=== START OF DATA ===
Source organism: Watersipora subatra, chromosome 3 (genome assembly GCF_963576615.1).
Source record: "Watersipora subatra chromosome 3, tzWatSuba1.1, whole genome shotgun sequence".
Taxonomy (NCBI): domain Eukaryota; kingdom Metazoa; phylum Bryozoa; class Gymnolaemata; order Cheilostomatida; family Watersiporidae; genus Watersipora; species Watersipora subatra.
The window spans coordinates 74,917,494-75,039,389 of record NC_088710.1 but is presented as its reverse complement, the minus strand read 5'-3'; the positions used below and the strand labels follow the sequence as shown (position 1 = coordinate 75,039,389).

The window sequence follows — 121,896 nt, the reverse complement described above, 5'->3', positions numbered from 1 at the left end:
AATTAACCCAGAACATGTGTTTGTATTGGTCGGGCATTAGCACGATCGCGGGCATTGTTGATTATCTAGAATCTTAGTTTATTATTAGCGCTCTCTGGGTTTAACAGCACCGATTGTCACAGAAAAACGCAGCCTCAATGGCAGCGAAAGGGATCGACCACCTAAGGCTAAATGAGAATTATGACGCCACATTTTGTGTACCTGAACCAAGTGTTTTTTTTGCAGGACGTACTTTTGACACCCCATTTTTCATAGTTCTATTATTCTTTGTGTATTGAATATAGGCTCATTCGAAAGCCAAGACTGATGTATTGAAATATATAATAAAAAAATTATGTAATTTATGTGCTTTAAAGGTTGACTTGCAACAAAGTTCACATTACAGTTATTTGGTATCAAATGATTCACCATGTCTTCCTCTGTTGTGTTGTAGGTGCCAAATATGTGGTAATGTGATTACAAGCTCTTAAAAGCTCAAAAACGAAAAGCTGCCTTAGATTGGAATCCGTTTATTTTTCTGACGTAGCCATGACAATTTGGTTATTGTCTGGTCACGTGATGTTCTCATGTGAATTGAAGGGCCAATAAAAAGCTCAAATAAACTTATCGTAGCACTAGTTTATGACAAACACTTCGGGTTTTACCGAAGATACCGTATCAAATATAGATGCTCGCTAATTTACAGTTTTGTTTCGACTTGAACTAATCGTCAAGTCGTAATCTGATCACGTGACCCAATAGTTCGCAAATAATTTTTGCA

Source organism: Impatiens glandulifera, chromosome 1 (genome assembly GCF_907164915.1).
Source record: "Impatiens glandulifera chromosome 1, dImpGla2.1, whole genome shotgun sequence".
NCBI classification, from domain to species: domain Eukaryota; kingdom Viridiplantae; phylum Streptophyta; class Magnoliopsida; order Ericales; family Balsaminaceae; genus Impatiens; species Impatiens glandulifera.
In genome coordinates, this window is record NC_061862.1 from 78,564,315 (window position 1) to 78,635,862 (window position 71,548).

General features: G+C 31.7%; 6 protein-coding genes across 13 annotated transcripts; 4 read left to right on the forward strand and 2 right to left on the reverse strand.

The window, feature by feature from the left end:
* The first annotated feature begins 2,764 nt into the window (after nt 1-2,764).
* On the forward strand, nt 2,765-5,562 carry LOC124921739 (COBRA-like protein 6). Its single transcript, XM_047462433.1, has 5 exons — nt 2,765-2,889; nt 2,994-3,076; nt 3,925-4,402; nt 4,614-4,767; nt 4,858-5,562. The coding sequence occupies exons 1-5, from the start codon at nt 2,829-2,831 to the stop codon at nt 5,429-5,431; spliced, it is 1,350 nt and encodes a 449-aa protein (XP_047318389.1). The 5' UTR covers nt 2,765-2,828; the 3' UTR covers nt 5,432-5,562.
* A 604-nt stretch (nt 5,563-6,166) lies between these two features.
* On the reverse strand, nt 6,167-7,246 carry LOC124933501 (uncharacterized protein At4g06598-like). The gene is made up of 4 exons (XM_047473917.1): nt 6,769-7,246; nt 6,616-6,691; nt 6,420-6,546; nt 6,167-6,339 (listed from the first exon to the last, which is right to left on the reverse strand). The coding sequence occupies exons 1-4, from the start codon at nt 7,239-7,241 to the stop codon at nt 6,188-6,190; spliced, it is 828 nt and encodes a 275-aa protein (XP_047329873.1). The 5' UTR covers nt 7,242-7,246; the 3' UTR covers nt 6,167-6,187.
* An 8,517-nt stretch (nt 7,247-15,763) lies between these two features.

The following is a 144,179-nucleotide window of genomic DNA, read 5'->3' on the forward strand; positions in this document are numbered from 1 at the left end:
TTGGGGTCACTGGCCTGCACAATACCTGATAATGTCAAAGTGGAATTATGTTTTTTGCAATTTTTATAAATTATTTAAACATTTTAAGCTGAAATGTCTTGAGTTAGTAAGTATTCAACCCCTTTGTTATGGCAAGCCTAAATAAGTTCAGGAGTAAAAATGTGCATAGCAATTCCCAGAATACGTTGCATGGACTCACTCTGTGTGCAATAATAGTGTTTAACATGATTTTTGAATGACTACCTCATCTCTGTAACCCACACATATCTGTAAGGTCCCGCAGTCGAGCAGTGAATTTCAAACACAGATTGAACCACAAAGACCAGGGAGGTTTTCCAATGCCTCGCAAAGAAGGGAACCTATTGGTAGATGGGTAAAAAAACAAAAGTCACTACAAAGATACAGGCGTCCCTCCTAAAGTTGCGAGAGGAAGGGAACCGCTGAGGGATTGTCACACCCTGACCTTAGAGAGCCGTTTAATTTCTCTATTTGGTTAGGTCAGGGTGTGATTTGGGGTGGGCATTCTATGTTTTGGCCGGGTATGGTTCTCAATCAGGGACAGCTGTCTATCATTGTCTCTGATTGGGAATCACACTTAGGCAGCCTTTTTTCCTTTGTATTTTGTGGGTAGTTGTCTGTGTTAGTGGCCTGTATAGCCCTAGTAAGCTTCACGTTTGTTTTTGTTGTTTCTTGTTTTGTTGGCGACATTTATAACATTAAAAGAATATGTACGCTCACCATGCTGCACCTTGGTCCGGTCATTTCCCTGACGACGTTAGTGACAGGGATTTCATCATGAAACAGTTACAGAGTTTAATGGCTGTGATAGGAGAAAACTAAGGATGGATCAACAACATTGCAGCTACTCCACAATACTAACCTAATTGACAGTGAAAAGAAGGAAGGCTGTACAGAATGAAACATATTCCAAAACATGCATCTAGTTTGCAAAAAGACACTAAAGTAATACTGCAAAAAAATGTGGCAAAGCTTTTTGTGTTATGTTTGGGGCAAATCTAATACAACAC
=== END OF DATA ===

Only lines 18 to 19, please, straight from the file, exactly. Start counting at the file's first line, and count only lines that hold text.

The following is a 144,179-nucleotide window of genomic DNA, read 5'->3' on the forward strand; positions in this document are numbered from 1 at the left end:
TTGGGGTCACTGGCCTGCACAATACCTGATAATGTCAAAGTGGAATTATGTTTTTTGCAATTTTTATAAATTATTTAAACATTTTAAGCTGAAATGTCTTGAGTTAGTAAGTATTCAACCCCTTTGTTATGGCAAGCCTAAATAAGTTCAGGAGTAAAAATGTGCATAGCAATTCCCAGAATACGTTGCATGGACTCACTCTGTGTGCAATAATAGTGTTTAACATGATTTTTGAATGACTACCTCATCTCTGTAACCCACACATATCTGTAAGGTCCCGCAGTCGAGCAGTGAATTTCAAACACAGATTGAACCACAAAGACCAGGGAGGTTTTCCAATGCCTCGCAAAGAAGGGAACCTATTGGTAGATGGGTAAAAAAACAAAAGTCACTACAAAGATACAGGCGTCCCTCCTAAAGTTGCGAGAGGAAGGGAACCGCTGAGGGATTGTCACACCCTGACCTTAGAGAGCCGTTTAATTTCTCTATTTGGTTAGGTCAGGGTGTGATTTGGGGTGGGCATTCTATGTTTTGGCCGGGTATGGTTCTCAATCAGGGACAGCTGTCTATCATTGTCTCTGATTGGGAATCACACTTAGGCAGCCTTTTTTCCTTTGTATTTTGTGGGTAGTTGTCTGTGTTAGTGGCCTGTATAGCCCTAGTAAGCTTCACGTTTGTTTTTGTTGTTTCTTGTTTTGTTGGCGACATTTATAACATTAAAAGAATATGTACGCTCACCATGCTGCACCTTGGTCCGGTCATTTCCCTGACGACGTTAGTGACAGGGATTTCATCATGAAACAGTTACAGAGTTTAATGGCTGTGATAGGAGAAAACTAAGGATGGATCAACAACATTGCAGCTACTCCACAATACTAACCTAATTGACAGTGAAAAGAAGGAAGGCTGTACAGAATGAAACATATTCCAAAACATGCATCTAGTTTGCAAAAAGACACTAAAGTAATACTGCAAAAAAATGTGGCAAAGCTTTTTGTGTTATGTTTGGGGCAAATCTAATACAACAC